Cuban Migration Policy and Issues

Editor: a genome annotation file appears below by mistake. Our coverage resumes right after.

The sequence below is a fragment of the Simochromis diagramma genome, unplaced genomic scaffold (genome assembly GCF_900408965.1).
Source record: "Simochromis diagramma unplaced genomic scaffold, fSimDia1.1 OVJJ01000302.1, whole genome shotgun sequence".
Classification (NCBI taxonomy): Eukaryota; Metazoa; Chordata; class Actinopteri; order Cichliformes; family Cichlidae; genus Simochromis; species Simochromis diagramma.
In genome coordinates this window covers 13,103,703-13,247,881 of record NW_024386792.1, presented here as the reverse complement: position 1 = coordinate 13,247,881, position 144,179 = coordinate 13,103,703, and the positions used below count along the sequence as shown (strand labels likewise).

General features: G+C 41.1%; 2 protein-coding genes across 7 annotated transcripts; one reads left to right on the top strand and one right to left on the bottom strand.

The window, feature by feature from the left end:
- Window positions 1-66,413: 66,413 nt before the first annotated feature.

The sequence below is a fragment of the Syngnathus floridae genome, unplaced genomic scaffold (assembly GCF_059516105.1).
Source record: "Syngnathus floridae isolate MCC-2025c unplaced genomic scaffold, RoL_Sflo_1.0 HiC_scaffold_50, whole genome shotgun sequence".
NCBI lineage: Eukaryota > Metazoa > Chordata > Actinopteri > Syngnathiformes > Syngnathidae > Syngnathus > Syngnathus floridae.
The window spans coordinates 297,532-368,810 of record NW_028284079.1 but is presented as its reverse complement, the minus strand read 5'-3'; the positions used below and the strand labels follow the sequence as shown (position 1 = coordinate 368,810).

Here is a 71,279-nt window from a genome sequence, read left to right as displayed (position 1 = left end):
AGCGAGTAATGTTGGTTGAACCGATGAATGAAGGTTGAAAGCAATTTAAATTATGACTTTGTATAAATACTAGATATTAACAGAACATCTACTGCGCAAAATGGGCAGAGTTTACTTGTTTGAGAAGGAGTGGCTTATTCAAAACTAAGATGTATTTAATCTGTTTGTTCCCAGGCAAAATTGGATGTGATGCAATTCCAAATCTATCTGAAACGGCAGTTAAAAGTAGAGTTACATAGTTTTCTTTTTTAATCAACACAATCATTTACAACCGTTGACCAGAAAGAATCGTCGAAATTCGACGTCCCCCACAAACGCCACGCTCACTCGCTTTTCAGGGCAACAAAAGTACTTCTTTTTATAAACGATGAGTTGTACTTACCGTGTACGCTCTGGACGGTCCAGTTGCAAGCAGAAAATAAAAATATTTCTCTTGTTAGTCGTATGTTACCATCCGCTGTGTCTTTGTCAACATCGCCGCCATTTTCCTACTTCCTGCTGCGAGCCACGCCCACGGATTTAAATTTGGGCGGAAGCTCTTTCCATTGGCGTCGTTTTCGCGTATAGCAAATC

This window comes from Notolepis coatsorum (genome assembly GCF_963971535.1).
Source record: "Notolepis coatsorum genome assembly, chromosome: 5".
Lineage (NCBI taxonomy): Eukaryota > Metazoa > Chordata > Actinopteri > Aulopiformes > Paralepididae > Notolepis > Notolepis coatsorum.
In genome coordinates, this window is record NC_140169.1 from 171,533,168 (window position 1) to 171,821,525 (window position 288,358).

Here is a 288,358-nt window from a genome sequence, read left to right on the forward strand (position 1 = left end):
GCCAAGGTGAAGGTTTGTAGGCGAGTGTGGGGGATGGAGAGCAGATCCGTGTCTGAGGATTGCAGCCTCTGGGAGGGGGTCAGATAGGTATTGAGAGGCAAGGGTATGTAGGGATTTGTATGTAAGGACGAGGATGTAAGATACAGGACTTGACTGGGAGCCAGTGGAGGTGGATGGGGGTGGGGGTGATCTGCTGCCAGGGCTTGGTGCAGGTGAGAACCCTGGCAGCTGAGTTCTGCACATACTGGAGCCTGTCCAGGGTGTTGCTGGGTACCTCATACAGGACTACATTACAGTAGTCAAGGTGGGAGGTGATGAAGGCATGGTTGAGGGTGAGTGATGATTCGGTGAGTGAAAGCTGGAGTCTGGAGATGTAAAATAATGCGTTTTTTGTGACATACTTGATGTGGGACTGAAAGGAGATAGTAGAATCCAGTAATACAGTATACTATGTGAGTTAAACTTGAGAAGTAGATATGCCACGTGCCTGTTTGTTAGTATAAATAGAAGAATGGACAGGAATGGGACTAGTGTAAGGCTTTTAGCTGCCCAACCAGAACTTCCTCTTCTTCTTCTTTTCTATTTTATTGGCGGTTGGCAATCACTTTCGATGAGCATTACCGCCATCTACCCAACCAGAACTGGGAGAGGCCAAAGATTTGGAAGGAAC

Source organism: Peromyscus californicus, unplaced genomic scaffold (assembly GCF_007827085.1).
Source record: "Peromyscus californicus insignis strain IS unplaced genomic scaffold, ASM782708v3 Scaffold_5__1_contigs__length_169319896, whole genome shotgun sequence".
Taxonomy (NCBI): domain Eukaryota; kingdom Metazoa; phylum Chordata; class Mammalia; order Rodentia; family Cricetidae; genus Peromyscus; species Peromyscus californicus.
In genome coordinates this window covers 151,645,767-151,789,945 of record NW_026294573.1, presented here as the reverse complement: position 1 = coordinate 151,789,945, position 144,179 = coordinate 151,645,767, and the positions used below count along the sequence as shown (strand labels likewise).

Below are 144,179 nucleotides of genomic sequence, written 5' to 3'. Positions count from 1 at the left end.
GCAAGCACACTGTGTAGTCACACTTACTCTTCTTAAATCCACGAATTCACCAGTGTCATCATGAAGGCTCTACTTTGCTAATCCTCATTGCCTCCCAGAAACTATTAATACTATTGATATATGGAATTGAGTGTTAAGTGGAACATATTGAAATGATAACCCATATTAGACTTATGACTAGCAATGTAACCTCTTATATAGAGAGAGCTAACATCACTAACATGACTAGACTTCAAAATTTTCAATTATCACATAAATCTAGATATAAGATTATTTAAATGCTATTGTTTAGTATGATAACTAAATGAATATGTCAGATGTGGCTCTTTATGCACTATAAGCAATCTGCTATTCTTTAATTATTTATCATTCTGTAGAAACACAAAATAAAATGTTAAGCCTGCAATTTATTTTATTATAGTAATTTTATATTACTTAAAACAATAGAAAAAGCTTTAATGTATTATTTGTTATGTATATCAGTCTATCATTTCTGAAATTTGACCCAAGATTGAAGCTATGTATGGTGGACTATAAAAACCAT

Order Code RS20468 Updated January 22, 2007 Cuban Migration Policy and Issues Ruth Ellen Wasem Specialist in Immigration Policy Domestic Social Policy Division Summary Many of the issues surrounding Cuban migration are unique but not new. Normal immigration from Cuba has been elusive since Fidel Castro came to power. Over the past 40 years, the practice of Cubans fleeing by boat to the United States has become commonplace, and at some points reached the levels of a mass exodus. Since the last upsurge of “boat people” in the mid-1990s, the United States and Cuba worked toward establishing safe, legal immigration, which include returning migrants interdicted by the U.S. Coast Guard. These migration policies, however, are not without critics. Cuban interdictions hit an 11-year high of 2,810 in FY2006. This report does not track legislation but will be updated if policies are revised. Background Between 1962 and 1979, hundreds of thousands of Cubans entered the United States under the Attorney General’s parole authority, many of them arriving by boat. In 1980, a mass migration of asylum seekers — known as the Mariel boatlift — brought approximately 125,000 Cubans (and 25,000 Haitians) to South Florida over a six-month period. After declining for several years, Cuban “boat people” steadily rose from a few hundred in 1989 to a few thousand in 1993. After Castro made threatening speeches in 1994, riots ensued in Havana, and the Cuban exodus by boat escalated. The number of Cubans intercepted by the U.S. Coast Guard or the U.S. Border Patrol reached a postMariel high of almost 40,000 in 1994. Until 1995, the United States generally had not repatriated Cubans (except certain criminal aliens on a negotiated list) under a policy established when the government became Communist within two years of the 1959 revolution. Not only has the United States been reluctant to repatriate people to a Communist country, but the Cuban CRS-2 government typically has also refused to accept Cuban migrants who are excludable under the Immigration and Nationality Act (INA).1 Cuban Adjustment Act of 1966 Most of the undocumented Cubans who arrive in the United States are allowed to stay and adjust to permanent resident status under the Cuban Adjustment Act (CAA) of 1966 (P.L. 89-732).2 CAA, as amended, provides that certain Cubans who have been physically present in the United States for at least one year may adjust to permanent resident status at the discretion of the Attorney General — an opportunity that no other group or nationality has. The alien must be eligible to receive an immigrant visa and be admissible to the United States as a legal permanent resident (LPR). Spouses and children accompanying the aliens who are applying for this adjustment are also covered by CAA. Cubans apply to the U.S. Citizenship and Immigration Services (USCIS) in the Department of Homeland Security (DHS) to adjust as LPRs under CAA. CAA predates the Refugee Act of 1980, the law that incorporates refugee and asylum principles into INA.3 The legislative debate leading up to its enactment makes clear that persons fleeing Cuba are presumed to be refugees under international law, but the CAA does not use the language or definitions commonly used for refugee and asylee.4 Legislative efforts to “sunset” CAA or repeal it outright have not been successful however, in 1996 Congress enacted language stipulating that CAA would be repealed when Cuba became a democracy.5 Cuban Migration Agreement, September 1994 “Normalizing” migration between the two nations was the stated purpose of the migration agreement signed on September 9, 1994, when the status quo of U.S. policy toward Cuban migrants was altered significantly. The plan’s objectives of safe, legal, and orderly immigration relied on six points. ! The United States agreed to no longer permit Cubans intercepted at sea to come to the United States; rather, Cubans would be placed in a safe haven camp in a third location. Justifying this policy as a “safety of life 1 Cubans who have been convicted of crimes in the United States pose complex problems, as Cuba is among a handful of nations that does not generally accept the return of criminal aliens. 2 Act of Nov. 2, 1966; 80 Stat 1161. 3 As a signatory to the United Nations Protocol Relating to the Status of Refugees, the United States agrees not to return an alien to a country where his life or freedom would be threatened. 4 A refugee is a person who is unwilling or unable to return to his home country because of a well-founded fear of persecution on account of race, religion, nationality, membership in a particular social group or political opinion. The notable difference between a refugee and asylee is the physical location of the person seeking the status. Those in the United States apply for asylum, while those abroad apply for refugee status. 5 Section 606 of the Illegal Immigration Reform and Immigrant Responsibility Act of 1996, Division C of P.L. 104-208. CRS-3 ! ! ! ! ! at sea” issue, Cuba also agreed to use “persuasive methods” to discourage people from setting sail. United States and Cuba reaffirmed their support for the United Nations General Assembly resolution on alien smuggling. They pledged to cooperate in the prevention of the illegal transport of migrants and the use of violence or “forcible divergence” to reach the United States. The United States agreed to admit no less than 20,000 immigrants from Cuba annually, not including the immediate relatives of U.S. citizens. The United States and Cuba agreed to cooperate on the voluntary return of Cubans who arrived in the United States or were intercepted at sea. The United States and Cuba did not reach an agreement on how to handle Cubans who are excludable under the INA, but they did agree to continue discussing the matter.6 The United States and Cuba agreed to review the implementation of this agreement and engage in further discussions. It became apparent that the 20,000 minimum level per year could not be met through the INA preference system or the refugee provisions because of the eligibility criteria. In addition to those Cubans who may qualify to immigrate through the INA preference system and who may qualify as refugees, the United States decided to use other authority in the law (i.e., parole), to allow Cubans to come to the United States and become LPRs through the CAA. Specifically, a “visa lottery” program was established to randomly select who, among the many Cubans seeking to migrate, receives a visa. Cuban Migration Agreement, May 1995 On May 2, 1995, the Clinton administration announced a further agreement with Cuba that resolved the dilemma of the approximately 33,000 Cubans then encamped at Guantanamo. This new agreement, which came at the time of year when boat people traditionally begin their journeys, had two new points. Foremost, the United States allowed most of the Cubans detained at Guantanamo to come to the United States through the humanitarian parole provisions of the INA. Cuba agreed to credit these admissions toward the minimum 20,000 LPRs per year from Cuba, with 5,000 charged annually over three years. Secondly, rather than placing Cubans intercepted at sea in safe haven camps, the United States began repatriating them to Cuba. Both parties promised to act in a matter consistent with international obligations and to ensure that no action is taken against those repatriated. U.S. officials would inform repatriated Cubans about procedures to legally immigrate at the U.S. Interests Section in Havana. Those charged with alien smuggling, however, do face prison terms in Cuba. Interdicted Cubans are given an opportunity to express a fear of persecution if returned to Cuba. Those who meet the definition of a refugee or asylee are resettled in a third country. From May 1995 through July 2003, about 170 Cuban refugees were resettled in 11 different countries, including Spain, Venezuela, Australia, and Nicaragua. The Department of State (DOS) is required to monitor whether those migrants who are 6 Grounds for removal include health-related grounds; criminal grounds; national security grounds; Nazi persecution grounds; public charge grounds; illegal entry and immigration law violations; and lack of proper immigration documents. §212(a) of INA; 8 U.S.C. 1182(a). CRS-4 returned to Cuba are subject to reprisals.7 In May 2004, DOS noted that it has been unable to monitor returnees outside Havana since March 2003. The migration talks are supposed to occur twice yearly. No migration talks have been held since January 2004, however, because DOS cancelled them due to Cuba’s refusal to discuss the following key issues: Cuba’s issuance of exit permits for all qualified migrants; Cuba’s cooperation in holding a new registration for an immigrant lottery; the need for a deeper Cuban port utilized by the U.S. Coast Guard for the repatriation of Cubans interdicted at sea; Cuba’s responsibility to permit U.S. diplomats to travel to monitor returned migrants; and Cuba’s obligation to accept the return of Cuban nationals determined to be excludable from the United States.8 As a consequence of the migration agreements and interdiction policy, a “wet foot/dry foot” practice toward Cuban migrants has evolved. Put simply, Cubans who do not reach the shore (i.e., dry land), are returned to Cuba unless they cite fears of persecution. Those Cubans who successfully reach the shore are inspected by DHS and generally permitted to stay in the United States and adjust under CAA the following year. The United States continues to conduct in-country refugee processing in Cuba.9 USCIS reports that in FY2004, it considered 8,658 Cubans for refugee status and approved 5,670 (65%). In FY2005, it approved 4,090 of the 6,594 refugee applicants (62%).10 Coast Guard Interdictions Since the May 1995 agreement, the U.S. Coast Guard has interdicted about 15,000 Cubans at sea and returned most of them to Cuba. Interdictions were low during the first few years after the migration agreement (e.g., 411 in FY1996, and 421 in FY1997). The number of Cuban interdictions more than doubled between FY1997 and FY1998 — when 903 Cubans were interdicted — and reached 1,619 in FY1999. Interdictions gradually dipped Figure 1. Maritime Interdictions of Cubans, FY1995-FY2006 3000 2,810 2500 2000 1500 1000 500 0 1995 1996 1997 1998 1999 2000 2001 2002 2003 2004 2005 2006 Source: CRS presentation of U.S. Coast Guard data. 7 Pursuant to § 2245of P.L. 105-277, DOS makes a semi-annual report to Congress on the treatment of those returned. 8 U.S. Department of State, State Department Regular Briefing, Richard Boucher, Jan. 7, 2004. 9 CRS Report RL31269, Refugee Admissions and Resettlement Policy, by Andorra Bruno. 10 E-mail correspondence from the Office of Refugee Affairs, USCIS, DHS, Jan. 17, 2006. CRS-5 from 1,000 in FY2000 to 666 in FY2002. Interdictions hit an 11-year high of 2,810 in FY2006. As of January 10, 2007, the U.S. Coast Guard has interdicted 310 Cubans in FY2007.11 In FY2005, the Coast Guard interdicted 2,712 Cubans, of whom approximately 2,400 expressed a fear of return. Of those, DHS determined that 2.5% had a credible fear of return to Cuba and were taken to Guantanamo for further screening. At Guantanamo, 47% were found not to meet the refugee definition and were returned to Cuba; 22% chose to voluntarily return to Cuba; 31% were found to have a well-founded fear and were referred to DOS for third country resettlement.12 Special Cuban Migration Lottery Since the 1994 migration agreement, the United States has conducted three visa lottery open seasons to implement the Special Cuban Migration Program. The three open seasons were at two-year intervals: FY1994, FY1996, and FY1998. The number of qualifying registrants has increased each year, from 189,000 in 1994, to 433,00 in 1996 and to 541,00 in 1998. Cubans qualifying through the 1998 lottery are still being paroled into the United States. Eligible registrants must be Cuban citizens between 18 and 55 years of age. They also must be able to answer “yes” to two of the following three questions. Have you completed secondary school or a higher level of education? Do you have at least three years of work experience? Do you have any relatives residing in the United States? Once selected through the lottery, the successful applicants are given parole status with a visa that is good for six months. The medical examination, required of all potential immigrants, is good for one year. Spouses and minor children may accompany the successful registrants. Over the years, there have been reports of barriers the potential Cuban parolees face, such as exorbitantly-priced medical exams, exit visas fees, and repercussions for family members who remain in Figure 2. LPRs from Cuba, FY1981-FY2005 Cuba. Thousands 40 Trends in Admissions ! 36,261 Cuban ! 30 ! 33,587 ! ! ! ! In terms of total immigration from Cuba (i.e., as immediate relatives of U.S. citizens, as legal immigrants through the preference system, as refugees, as parolees or other adjustments through CAA or through the Nicaraguan Adjustment and ! ! 20 ! ! 10 ! ! ! ! ! ! ! ! ! ! ! ! ! ! 0 8 19 1 19 83 85 19 8 19 7 89 19 91 19 93 19 95 19 19 97 99 19 01 20 03 20 05 20 Source: CRS presentation of DHS Office of Immigration Statistics data. 11 For interdiction data, see [] 12 E-mail correspondence from the Office of Refugee Affairs, USCIS, DHS, Jan. 17, 2006. CRS-6 Central American Relief Act), more than 462,000 Cubans have become LPRs since FY1981. Of that number, more than half have become LPRs since the 1994 migration agreements. Cuba consistently ranks among the top 10 source countries for LPRs . Reoccurring Issues A well-publicized incident in June 1999 provoked outrage when the U.S. Coast Guard used pepper spray and a water cannon to prevent six Cubans from reaching Surfside Beach in Florida. A few weeks later, a woman drowned when a boat capsized during interdiction. Notably in late November 1999, the U.S. Coast Guard opted to bring six-year old Elian Gonzalez and two other survivors of an ill-fated journey to the United States rather than taking them to Cuba as the migration agreement provides. On March 18, 2003, the Cuban government began a massive crackdown on independent journalists, leaders of independent labor unions and opposition parties, and other democracy activists. On April 11, 2003, the Cuban government executed three men who had hijacked a ferry in Havana on April 2 in an attempt to reach the United States. The men were executed by firing squads after summary trials that were held behind closed doors. International human rights groups, such as Amnesty International and Human Rights Watch, and a number of countries, including Mexico, the European Union, and the 15-nation Caribbean Community, condemned the crackdown and the executions.13 In July 2003, a dozen people reportedly stole a Cuban-flagged boat from the marina where it was docked in Cuba and kidnaped the three watchmen guarding the marina in the process. When the boat was in international waters allegedly on route to Florida, Coast Guard officials tried to intercept it and reportedly faced violent resistence when they interdicted the vessel. All 15 persons on board were taken to the U.S. Coast Guard cutter and interviewed by a USCIS asylum officer. The three watchmen indicated a desire to return to Cuba. When the Cuban government offered to sentence the 12 persons implicated in crimes (purportedly boat theft, kidnaping, and assaulting federal officers) to10 years in prison, the United States agreed to return them. On January 5, 2006 the Coast Guard found 15 Cubans, including 4 women and 2 children, on an old Key West bridge that is no longer connected to land. The decision to repatriate the Cubans was made by the Coast Guard’s legal office in conjunction with Immigration and Customs Enforcement. The Coast Guard stated that the Cubans “were determined to be feet-wet and processed in accordance with standard procedure.”14 Supporters of these repatriation decisions argue that it is critical to the deter illegal and dangerous migration of Cubans who flee on unseaworthy or overcrowded vessels. They further maintain that the negotiated prison sentences were essential to prevent a repeat of summary executions that occurred to the hijackers in April. Critics of these decisions assert that both countries (United States and Cuba) are denying these people their rights to due process and a hearing. Some are calling for a full investigation of these incidents, and some are seeking an end to the current interdiction and repatriation policy. 13 14 CRS Report RL32730, Cuba: Issues for the 109th Congress, by Mark Sullivan. Florida Sun-Sentinel, “Cubans repatriated after feds say abandoned Keys bridge is not U.S. soil,” by Madeline Baró Diaz, Jan.10, 2006.